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Case Report
23 (
1
); 59-62
doi:
10.4103/0971-4065.107213

Bilateral psoas and bilateral perinephric abscesses complicating acute pyelonephritis in pregnancy

Department of Nephrology, Pondicherry Institute of Medical Sciences, Pudhucherry, India
Department of General Medicine, Mahatma Gandhi Medical College, and Research Institute, Pudhucherry, India
Department of Microbiology, Mahatma Gandhi Medical College, and Research Institute, Pudhucherry, India
Department of Radio-diagnosis, Mahatma Gandhi Medical College, and Research Institute, Pudhucherry, India

Address for correspondence: Dr. Ilangovan Veerappan, Department of Nephrology, Pondicherry Institute of Medical Sciences, Ganapathichettikulam, Village No.20, Kalapet, Pudhucherry - 605 014, India. E-mail: ilangovanv@gmail.com

Licence

This is an open-access article distributed under the terms of the Creative Commons Attribution-Noncommercial-Share Alike 3.0 Unported, which permits unrestricted use, distribution, and reproduction in any medium, provided the original work is properly cited.

Disclaimer:
This article was originally published by Medknow Publications & Media Pvt Ltd and was migrated to Scientific Scholar after the change of Publisher.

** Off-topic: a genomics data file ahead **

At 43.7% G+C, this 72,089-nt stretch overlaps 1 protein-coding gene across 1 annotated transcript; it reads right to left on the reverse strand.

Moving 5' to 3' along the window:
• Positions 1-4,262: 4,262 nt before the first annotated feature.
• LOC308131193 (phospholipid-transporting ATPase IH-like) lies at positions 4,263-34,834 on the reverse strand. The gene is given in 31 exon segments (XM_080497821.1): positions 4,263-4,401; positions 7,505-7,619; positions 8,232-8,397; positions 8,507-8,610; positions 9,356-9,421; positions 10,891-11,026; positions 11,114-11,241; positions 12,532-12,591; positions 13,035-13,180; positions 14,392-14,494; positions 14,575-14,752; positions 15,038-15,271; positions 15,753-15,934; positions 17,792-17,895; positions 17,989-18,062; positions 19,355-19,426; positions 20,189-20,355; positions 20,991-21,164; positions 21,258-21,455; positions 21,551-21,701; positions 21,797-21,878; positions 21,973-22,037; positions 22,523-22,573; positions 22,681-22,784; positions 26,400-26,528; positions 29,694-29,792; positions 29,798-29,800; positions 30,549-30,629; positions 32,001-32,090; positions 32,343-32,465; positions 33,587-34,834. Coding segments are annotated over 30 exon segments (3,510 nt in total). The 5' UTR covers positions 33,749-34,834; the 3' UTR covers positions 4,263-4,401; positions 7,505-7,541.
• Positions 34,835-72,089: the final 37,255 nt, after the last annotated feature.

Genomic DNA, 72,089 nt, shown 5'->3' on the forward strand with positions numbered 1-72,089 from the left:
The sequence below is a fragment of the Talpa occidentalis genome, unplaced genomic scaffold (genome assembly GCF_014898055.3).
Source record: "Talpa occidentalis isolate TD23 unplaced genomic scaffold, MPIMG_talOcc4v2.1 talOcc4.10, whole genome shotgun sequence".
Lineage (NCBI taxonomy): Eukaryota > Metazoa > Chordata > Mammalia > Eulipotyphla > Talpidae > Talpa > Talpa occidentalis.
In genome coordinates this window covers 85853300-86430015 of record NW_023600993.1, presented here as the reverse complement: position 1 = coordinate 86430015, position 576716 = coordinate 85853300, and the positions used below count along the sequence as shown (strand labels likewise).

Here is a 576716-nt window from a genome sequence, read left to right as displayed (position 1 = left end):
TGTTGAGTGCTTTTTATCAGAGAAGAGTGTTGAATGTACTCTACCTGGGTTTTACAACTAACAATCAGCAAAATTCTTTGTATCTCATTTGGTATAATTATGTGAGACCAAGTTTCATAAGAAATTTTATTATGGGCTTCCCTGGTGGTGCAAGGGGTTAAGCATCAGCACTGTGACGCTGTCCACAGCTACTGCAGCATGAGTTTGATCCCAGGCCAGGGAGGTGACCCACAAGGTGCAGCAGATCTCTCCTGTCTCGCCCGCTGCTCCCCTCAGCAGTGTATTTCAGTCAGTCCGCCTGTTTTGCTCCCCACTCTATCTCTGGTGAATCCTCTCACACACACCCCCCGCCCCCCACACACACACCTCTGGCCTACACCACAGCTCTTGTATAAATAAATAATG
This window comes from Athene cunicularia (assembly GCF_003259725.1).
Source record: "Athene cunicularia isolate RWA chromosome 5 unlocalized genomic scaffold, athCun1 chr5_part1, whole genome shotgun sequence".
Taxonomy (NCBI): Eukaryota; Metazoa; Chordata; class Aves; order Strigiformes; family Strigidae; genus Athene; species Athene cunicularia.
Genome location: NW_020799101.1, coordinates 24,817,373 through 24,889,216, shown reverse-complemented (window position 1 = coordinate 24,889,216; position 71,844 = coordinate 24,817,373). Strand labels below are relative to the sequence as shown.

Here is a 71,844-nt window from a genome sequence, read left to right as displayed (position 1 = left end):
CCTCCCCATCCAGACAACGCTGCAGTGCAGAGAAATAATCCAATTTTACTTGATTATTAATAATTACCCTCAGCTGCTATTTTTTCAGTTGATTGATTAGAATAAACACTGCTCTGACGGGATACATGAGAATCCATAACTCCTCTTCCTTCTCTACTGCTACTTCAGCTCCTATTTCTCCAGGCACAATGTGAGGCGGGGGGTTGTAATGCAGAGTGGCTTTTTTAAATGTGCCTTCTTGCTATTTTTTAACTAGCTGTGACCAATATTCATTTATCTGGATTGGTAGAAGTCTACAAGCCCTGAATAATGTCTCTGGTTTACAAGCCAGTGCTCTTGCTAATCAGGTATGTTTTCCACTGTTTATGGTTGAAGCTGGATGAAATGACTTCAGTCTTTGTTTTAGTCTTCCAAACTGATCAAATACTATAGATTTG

Abstract

Acute pyelonephritis complicates 1-2% of pregnancies and causes significant maternal and fetal morbidity and mortality. The diagnosis of renal tuberculosis (TB) is often delayed and commonly presents with sterile pyuria or along with other pyogenic organisms. We report a case where the diagnosis of renal TB was missed in a pregnant woman when she presented with acute pyelonephritis, septic shock, and acute renal failure. There was clinical recovery with antibiotics, but bilateral psoas and perinephric abscesses (TB, Enterococcus sp., and E. coli) were diagnosed when she presented with loin pain and palpable left renal angle swelling. Bilateral psoas abscess due to TB in the absence of skeletal TB and human immunodeficiency virus infection is rare. The presentation of renal TB in pregnancy, its complications, and its management are discussed.

Keywords

Acute pyelonephritis
pregnancy
psoas
abscess
nephrocalcinosis

Introduction

Acute pyelonephritis is one of the most common medical complications of pregnancy, occurring in 1-2% of pregnant women and may result in significant maternal and fetal morbidity and mortality.[1] The incidence of perinephric and psoas abscess complicating acute pyelonephritis is not known. Iliopsoas abscess was first described by Mynter in 1881 and is a well-recognized complication of tuberculosis (TB) of the spine.[2] Bilateral psoas abscess due to TB in the absence of skeletal TB and human immunodeficiency virus (HIV) infection is rare.[3] With the decline of Mycobacterium tuberculosis as a major pathogen in developed countries, psoas abscess was mostly seen secondary to digestive tract[4] and renal diseases.[3] Management of psoas abscess in the presence of renal dysfunction and pregnancy is a challenge.